“Positive Psychology is not a self-help movement or a re-packaging of “the power of positive thinking.” It is not American-style “happy-ology,” and it is not a passing fad. Positive Psychology is a science that brings the many virtues of science – replication, controlled causal studies, peer review, representative sampling (to name a few) – to bear on the question of how and when people flourish.”
– Robert Biswas-Diener, 2008
What is Positive Psychology?
Positive Psychology – founded by Dr. Martin Seligman – is an emerging field of scientific study that focuses on positive human functioning and flourishing. There is a growing body of research and theory circling Positive Psychology and broadening its reach to all areas of life. It considers multiple dimensions including the biological, cultural, institutional, global, personal, and relational. The main aim is to understand human strengths and how these encourage people to flourish and thrive.
“Positive Psychology takes you through the countryside of pleasure and gratification, up into the high country of strength and virtue, and finally to the peaks of lasting fulfilment: meaning and purpose” (Seligman, 2002)
The science of Positive Psychology has three central dimensions:
The subjective level of positive experiences:
Understanding positive emotions (such as joy, satisfaction and flow).
This involves the study of contentment with the past, happiness in the present, and hope for the future. This level is about feeling good, rather than doing good or being a good person.
The individual level of positive traits:
Understanding positive individual traits involves the study of strengths – such as the capacity for love and work, courage, or resilience to name a few.
This level aims to identify what the ‘good life’ constitutes of, and what are the personal qualities necessary for being a ‘good person’.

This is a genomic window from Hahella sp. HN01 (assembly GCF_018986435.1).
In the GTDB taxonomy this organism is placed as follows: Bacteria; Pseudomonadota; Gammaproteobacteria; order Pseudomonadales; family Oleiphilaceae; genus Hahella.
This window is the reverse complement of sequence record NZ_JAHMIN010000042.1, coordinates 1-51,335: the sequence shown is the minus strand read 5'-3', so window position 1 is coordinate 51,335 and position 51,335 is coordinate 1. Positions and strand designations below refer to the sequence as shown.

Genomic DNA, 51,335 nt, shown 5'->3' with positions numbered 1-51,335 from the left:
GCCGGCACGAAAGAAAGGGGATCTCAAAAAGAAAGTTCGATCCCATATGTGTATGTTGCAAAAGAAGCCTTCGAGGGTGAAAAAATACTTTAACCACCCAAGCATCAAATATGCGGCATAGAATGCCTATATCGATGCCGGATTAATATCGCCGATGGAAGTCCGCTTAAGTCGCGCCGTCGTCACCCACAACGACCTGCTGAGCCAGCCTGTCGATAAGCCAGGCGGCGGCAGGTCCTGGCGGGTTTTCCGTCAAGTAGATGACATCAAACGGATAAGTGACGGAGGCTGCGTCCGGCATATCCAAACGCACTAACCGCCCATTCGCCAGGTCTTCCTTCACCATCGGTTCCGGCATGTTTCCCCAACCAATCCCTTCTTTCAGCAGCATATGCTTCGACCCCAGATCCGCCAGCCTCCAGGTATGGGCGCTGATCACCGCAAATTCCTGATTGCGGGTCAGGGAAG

The group level of positive institutions :
Understanding positive institutions involves the study of the strengths that foster better communities, such as civic duty, leadership, teamwork, and purpose.
Investigates how institutions can work better to support and nurture all the people they impact.
Why Positive Psychology at work?
At Bailey and French, we believe that the world of work is shifting towards a digital era that underestimates the importance of the human side of business.
We were drawn to the theory of positive psychology because we understand the effectiveness of focusing on people’s best qualities rather than trying to fix what’s wrong. After all, we’ll never flourish and thrive if we approach every task with our weaknesses front-of-mind. We have become specialists in applying the latest scientific research from Positive Psychology to develop innovative people solutions for our clients.
We use the principles of positive psychology to underpin all our work with a strengths-based approach that never fails to get results.
What we see time and time again in our work is that this approach brings valuable learning to people that they can use across their whole lives, not just at work. This is what differentiates our training from boring traditional training sessions. The learning feels relevant and practical.
It shifts mindsets and it sticks.